- Ian Begley, ESPN Staff Writer
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Carmelo Anthony and the Knicks are confident that they’re in the clear when it comes to Melo’s troublesome right knee.
Anthony said earlier this week that the fluid buildup in the back of his knee was caused by a hamstring injury, according to Knicks doctors.
Anthony was assured that his knee was structurally sound and the ligaments were healthy. The Knicks All-Star forward also said that he felt no pain or tightness after getting the fluid drained last Thursday.
“I feel good, my knee feels good, my body feels good,” he told reporters in Utah.
It’s entirely possible that Anthony was dealing with soreness in his knee and a hamstring injury at the same time. It’s unlikely, though, that the hamstring injury caused a fluid buildup in the knee, according to one veteran orthopedist who specializes in sports medicine.
“In general, fluid that builds up in the knee is not a result of a hamstring strain, although the two can occur concurrently. ... Hamstring tendons are outside the [knee] joint so that’s not something that’s necessarily going to cause fluid buildup in the joint, requiring drainage,” said Dr. Neil Roth, an orthopedic surgeon at Lenox Hill hospital who specializes in sports medicine and shoulder and knee surgery. “So [Anthony] definitely could have more than one thing going on there. The fluid may have been incidental and he [also] has a hamstring strain, and that’s what they’re rehabbing.
“With the fluid being drained out, he says he feels great from it. And that’s probably the truth. There may be nothing structurally [in the knee joint] that’s abnormal, other than he did something to irritate the joint. So it may be only that he’s got a hamstring strain, had some fluid drained, and he’s ready to go.”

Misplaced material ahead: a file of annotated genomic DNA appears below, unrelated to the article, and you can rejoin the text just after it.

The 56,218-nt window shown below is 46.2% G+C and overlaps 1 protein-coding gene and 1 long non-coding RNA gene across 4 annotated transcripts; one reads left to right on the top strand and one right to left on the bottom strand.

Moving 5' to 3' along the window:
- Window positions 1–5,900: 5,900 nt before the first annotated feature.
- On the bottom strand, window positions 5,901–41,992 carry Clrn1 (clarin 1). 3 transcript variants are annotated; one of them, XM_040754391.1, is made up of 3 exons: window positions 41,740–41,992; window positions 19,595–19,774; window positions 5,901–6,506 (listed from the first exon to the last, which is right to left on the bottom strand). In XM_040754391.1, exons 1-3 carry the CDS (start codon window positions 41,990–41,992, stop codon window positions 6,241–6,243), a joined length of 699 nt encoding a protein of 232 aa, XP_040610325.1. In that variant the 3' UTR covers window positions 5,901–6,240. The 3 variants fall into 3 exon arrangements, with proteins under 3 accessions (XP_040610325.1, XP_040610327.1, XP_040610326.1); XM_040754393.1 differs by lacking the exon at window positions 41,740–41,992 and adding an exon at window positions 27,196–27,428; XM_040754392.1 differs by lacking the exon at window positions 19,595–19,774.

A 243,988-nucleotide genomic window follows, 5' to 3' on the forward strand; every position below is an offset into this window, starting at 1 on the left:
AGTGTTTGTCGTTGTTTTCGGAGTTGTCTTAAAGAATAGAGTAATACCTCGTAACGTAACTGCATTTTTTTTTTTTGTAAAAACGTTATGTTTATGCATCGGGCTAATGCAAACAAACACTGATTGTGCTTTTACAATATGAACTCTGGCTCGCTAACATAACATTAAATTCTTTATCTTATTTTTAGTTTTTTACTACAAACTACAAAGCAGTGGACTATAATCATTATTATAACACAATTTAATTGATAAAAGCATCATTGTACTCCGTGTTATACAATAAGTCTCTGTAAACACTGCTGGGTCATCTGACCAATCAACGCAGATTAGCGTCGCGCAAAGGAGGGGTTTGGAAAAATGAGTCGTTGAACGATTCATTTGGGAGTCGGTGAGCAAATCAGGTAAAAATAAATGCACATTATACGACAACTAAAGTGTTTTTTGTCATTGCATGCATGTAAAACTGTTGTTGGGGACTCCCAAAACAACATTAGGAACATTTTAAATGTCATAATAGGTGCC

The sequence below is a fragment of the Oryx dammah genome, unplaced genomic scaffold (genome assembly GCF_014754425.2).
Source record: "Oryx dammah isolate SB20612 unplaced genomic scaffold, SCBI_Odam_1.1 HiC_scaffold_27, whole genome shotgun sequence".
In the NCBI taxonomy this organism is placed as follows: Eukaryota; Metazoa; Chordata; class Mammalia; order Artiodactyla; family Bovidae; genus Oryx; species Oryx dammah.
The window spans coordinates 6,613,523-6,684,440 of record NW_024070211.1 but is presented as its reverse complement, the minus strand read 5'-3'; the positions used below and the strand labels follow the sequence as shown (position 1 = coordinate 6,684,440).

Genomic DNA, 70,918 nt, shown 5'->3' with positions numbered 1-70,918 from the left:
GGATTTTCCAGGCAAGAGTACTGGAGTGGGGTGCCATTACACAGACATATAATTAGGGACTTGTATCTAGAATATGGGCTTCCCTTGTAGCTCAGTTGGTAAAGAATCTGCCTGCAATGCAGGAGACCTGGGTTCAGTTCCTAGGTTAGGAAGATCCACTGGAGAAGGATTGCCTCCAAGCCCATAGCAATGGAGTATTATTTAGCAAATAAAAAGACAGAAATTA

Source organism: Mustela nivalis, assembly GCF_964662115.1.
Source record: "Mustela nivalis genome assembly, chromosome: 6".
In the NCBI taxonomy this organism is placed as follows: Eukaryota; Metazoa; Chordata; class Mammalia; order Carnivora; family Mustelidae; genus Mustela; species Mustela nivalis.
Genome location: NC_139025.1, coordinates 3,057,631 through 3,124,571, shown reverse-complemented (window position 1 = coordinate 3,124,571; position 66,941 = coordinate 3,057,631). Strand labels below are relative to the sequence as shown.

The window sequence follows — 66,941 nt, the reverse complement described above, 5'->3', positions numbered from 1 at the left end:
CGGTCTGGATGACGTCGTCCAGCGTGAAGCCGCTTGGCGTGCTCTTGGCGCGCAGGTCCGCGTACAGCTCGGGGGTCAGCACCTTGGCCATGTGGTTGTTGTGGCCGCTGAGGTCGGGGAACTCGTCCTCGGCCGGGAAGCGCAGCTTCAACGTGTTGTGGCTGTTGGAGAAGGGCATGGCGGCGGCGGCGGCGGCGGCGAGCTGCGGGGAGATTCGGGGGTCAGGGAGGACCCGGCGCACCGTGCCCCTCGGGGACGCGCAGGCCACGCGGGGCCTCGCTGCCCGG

Roth has not treated Anthony and has no firsthand knowledge of the condition of Anthony’s knee. He also has a relationship with Knicks doctor Lisa Callahan, the director of player care, as well as the team’s orthopedist, Dr. Ainsworth Allen.
He stated clearly that he is not second-guessing the work of Callahan and Allen and was highly complimentary of both doctors.
“They are extraordinarily reputable,” Roth said.
Roth, who previously served as the assistant team physician for the Los Angeles Lakers, simply wished to provide a framework of possible scenarios surrounding Anthony’s injury.
Some are concerned that Anthony’s knee injury will flare up or linger for the rest of the season. Anthony has missed six of the Knicks’ past nine games and large portions of two others due to the knee ailment.
The Knicks are hopeful that he will play Wednesday against the Orlando Magic. He is listed as questionable.
REPLACING THOMAS? With Kurt Thomas out two to four weeks and Rasheed Wallace and Amar'e Stoudemire expected to be out for the remainder of the regular season, the Knicks may need to add a healthy body to the roster. Mike Woodson said last week that he would huddle with GM Glen Grunwald to discuss the personnel situation soon.
If the Knicks want to add a player, they’d have to cut someone from the 15-man roster. Woodson has said that he has no plans to cut Wallace. The team’s plans for Thomas are unclear at this point.
If the Knicks decided to add a player, their options are fairly thin.
To be eligible for the postseason roster, the new player would need to have been waived or have had a non-guaranteed contract by March 1. D-League players are also available.
Some options the Knicks may consider include Hakim Warrick, Delonte West and D-Leaguers Henry Sims (Erie BayHawks), Hilton Armstrong (Santa Cruz Warriors) or former Cav and Queens product Samardo Samuels (Reno Big Horns).
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